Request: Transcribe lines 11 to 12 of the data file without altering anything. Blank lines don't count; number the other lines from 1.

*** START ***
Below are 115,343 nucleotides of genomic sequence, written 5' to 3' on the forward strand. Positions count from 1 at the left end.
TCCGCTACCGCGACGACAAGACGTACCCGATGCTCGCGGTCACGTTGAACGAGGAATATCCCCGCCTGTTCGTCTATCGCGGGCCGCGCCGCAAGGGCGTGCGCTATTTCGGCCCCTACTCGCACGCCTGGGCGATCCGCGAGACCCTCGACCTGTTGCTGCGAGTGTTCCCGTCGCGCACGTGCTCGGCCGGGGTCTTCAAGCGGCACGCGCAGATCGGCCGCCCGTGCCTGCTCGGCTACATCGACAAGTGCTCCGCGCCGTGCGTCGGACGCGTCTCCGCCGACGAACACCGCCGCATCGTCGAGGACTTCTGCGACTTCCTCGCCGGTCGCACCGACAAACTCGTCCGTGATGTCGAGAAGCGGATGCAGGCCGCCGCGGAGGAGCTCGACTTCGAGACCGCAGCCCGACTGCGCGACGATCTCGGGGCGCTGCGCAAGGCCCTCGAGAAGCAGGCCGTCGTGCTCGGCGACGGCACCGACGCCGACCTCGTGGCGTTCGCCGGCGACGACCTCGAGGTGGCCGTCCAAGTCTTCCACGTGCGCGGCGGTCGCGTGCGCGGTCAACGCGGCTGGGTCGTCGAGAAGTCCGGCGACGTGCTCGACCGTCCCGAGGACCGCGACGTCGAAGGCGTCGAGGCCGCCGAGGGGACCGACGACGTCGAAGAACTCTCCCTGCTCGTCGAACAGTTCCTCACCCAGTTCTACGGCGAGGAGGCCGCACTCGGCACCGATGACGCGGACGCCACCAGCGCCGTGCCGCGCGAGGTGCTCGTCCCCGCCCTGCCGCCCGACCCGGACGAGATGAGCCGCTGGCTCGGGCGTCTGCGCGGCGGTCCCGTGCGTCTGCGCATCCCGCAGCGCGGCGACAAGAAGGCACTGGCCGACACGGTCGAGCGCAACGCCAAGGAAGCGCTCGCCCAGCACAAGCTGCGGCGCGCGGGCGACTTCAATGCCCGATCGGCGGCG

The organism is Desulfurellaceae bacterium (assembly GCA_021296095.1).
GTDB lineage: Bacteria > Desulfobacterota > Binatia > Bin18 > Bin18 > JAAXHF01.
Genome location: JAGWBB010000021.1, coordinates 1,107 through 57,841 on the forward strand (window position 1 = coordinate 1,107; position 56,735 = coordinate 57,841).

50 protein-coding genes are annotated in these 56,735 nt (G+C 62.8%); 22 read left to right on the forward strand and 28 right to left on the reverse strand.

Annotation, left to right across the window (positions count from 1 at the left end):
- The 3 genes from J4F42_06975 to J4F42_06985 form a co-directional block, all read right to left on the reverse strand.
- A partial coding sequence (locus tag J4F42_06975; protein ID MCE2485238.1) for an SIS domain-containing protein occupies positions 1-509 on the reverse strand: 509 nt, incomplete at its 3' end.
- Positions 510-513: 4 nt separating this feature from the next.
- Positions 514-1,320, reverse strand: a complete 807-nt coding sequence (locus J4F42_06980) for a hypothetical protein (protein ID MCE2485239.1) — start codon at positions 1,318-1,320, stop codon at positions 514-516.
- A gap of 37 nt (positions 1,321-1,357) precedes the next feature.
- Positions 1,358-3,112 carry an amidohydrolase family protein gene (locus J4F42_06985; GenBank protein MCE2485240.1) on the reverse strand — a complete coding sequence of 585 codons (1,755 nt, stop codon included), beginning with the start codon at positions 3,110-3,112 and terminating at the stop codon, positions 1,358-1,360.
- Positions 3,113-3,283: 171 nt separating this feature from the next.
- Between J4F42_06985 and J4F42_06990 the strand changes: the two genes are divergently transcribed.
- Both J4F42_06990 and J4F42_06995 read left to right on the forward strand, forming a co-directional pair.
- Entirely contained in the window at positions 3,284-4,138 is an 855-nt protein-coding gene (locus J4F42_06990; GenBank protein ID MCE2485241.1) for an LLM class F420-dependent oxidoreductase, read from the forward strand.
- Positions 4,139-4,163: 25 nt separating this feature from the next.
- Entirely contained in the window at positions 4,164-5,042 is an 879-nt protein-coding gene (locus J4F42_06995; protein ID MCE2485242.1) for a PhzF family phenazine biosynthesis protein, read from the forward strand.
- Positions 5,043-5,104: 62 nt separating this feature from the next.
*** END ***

- Positions 514-1,320, reverse strand: a complete 807-nt coding sequence (locus J4F42_06980) for a hypothetical protein (protein ID MCE2485239.1) — start codon at positions 1,318-1,320, stop codon at positions 514-516.
- A gap of 37 nt (positions 1,321-1,357) precedes the next feature.